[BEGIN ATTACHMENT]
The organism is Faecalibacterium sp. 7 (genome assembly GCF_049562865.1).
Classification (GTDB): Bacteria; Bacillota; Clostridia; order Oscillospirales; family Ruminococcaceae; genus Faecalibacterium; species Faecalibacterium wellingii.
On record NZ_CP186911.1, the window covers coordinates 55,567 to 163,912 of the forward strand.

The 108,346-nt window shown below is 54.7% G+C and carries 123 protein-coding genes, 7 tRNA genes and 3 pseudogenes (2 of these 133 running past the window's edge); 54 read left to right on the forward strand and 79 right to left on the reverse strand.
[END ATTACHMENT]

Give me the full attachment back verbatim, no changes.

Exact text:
The organism is Faecalibacterium sp. 7 (genome assembly GCF_049562865.1).
Classification (GTDB): Bacteria; Bacillota; Clostridia; order Oscillospirales; family Ruminococcaceae; genus Faecalibacterium; species Faecalibacterium wellingii.
On record NZ_CP186911.1, the window covers coordinates 55,567 to 163,912 of the forward strand.

The 108,346-nt window shown below is 54.7% G+C and carries 123 protein-coding genes, 7 tRNA genes and 3 pseudogenes (2 of these 133 running past the window's edge); 54 read left to right on the forward strand and 79 right to left on the reverse strand.